After graduation, Celisa went back to Rio to join a small company. During her five months there she didn’t perform at lot but when she did it was all kind of things, modern and classical ballet but not like Beauty or La Bayadère. Otherwise, she did class every day. Then she left to prepare for the Prix de Lausanne.
Yuhui having been learning in Paris from the age of 14, auditioned for Boston Ballet and was offered a job. However, she was only 16 and couldn’t get a visa, so her teacher suggested that she should try the 2002 Prix de Lausanne. Back in Japan, she had always wanted to do the Prix de Lausanne competition.
Yuhui and Celisa explained the structure of the Prix de Lausanne. Yuhui had competed in 2002 and Celisa in 2003. Each competitor has to dance three solos, classical, contemporary and an own-choice choreographer. For the classical solo there is a choice from a selection of five. For the contemporary solo you are sent videos of the solo and make a choice based on these. For the free choice, you can do whatever you want. It doesn’t matter if it’s classical, modern or tap.
Yuhui’s classical solo was from Raymonda and her contemporary solo was Oi Mère, choreographed by Conny
Jansen. She won both the classical and
the contemporary solo prizes. The prize
for the contemporary solo was a week with
a contemporary dance company. Yuhui chose
to go to Amsterdam which she found a complete
shock. Lausanne was the first time she
had done contemporary and here she was
with everyone except her being a professional
contemporary dancer. On the first day
she nearly cried as she couldn’t
do anything and all the others were so
amazing. The teacher gave them a piece
and told them they could do what they
wanted, change her choreography. They
all did crazy things – playing piano,
singing, screaming, totally different
to anything she had ever done before.
By the end she had worked it out and Yuhui
said that it had been really fun and everyone
has been impressed by what she did.
Celisa’s choice of classical solo was Aurora, contemporary was Largo and her free choice had been choreographed for her by her teacher. She had worked on them all back in Rio with her teacher.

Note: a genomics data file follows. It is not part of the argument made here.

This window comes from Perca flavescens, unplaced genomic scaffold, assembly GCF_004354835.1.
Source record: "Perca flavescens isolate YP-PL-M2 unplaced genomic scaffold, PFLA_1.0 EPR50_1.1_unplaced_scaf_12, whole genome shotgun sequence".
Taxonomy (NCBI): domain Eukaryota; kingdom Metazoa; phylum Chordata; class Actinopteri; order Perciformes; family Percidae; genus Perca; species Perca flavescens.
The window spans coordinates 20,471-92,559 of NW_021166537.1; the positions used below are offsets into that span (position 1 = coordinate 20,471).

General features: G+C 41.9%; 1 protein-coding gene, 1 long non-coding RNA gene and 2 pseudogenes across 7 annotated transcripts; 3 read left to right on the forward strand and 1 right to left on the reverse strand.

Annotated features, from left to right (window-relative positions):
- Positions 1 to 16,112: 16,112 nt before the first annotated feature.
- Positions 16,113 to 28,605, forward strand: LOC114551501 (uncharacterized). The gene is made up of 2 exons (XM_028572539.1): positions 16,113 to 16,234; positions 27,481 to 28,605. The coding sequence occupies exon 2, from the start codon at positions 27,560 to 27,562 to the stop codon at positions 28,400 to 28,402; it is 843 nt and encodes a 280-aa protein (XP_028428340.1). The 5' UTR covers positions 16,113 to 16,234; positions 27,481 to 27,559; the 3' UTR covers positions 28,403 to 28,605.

Yuhui and Celisa were asked about their memories of the Lausanne experience. Yuhui remembered everything going wrong, having a big bruise on her knee. and being very tense. Her teacher had not been happy with her performance and she cried her heart out because she didn’t think she had made it through to the semi finals – but she had. Celisa’s teacher couldn’t go with her to Lausanne so she had her father with her and he gave her all the support he possibly could “but he couldn’t give me corrections.” She worked by herself and trusted in the teacher and the coaches. She remembered getting through to the semi-final and then to the final. Before the semi-final she had the contemporary test, with contemporary classes. There were different classes for the classical variations. Then if you get through you can do your classical solo on stage and choose between your free variation and contemporary. Celisa chose classical and contemporary.
Steven McRae was in the same year as Celisa and she said he was amazing.
There were about 130 competitors in competition. 15 get through to the final but only eight get prizes. Winners have to put down their first choice prize and two others in order of preference. There are about 20 companies, American and European, to choose from. Both Yuhui and Celisa chose apprenticeships at the Royal. Celisa said she had always wanted to come to England. Yuhui wanted to go to Paris Opera but didn’t have a chance to audition, so her first choice was the Royal and second choice was San Francisco. Apprenticeships with the company are new to the Royal Ballet and they were asked why they chose them and not the school. Celisa explained that you have to be 17 to go to the company, if not you go to the school as Steven McRae did. You could choose to go to either but Celisa chose the Company as she had already been to school at the Vaganova.
Yuhui found coming to London a big shock. She couldn’t speak English; she could speak French but not enough. In her first year, she danced every show of Swan Lake, Nutcracker, Romeo and Juliet, and also covered David Bintley’s Les Saisons. Celisa danced in La Bayadère – a shade, waltz, candle-girl – going on for someone who was off. She really enjoyed it, although she was very nervous. She didn’t rehearse, just had a stage call.
They were asked how they had found adapting
to the Royal Ballet style, one coming
from Japan/Paris and the other South America/Russia.
Both commented on the famous need to bend
and at the beginning Yuhui always being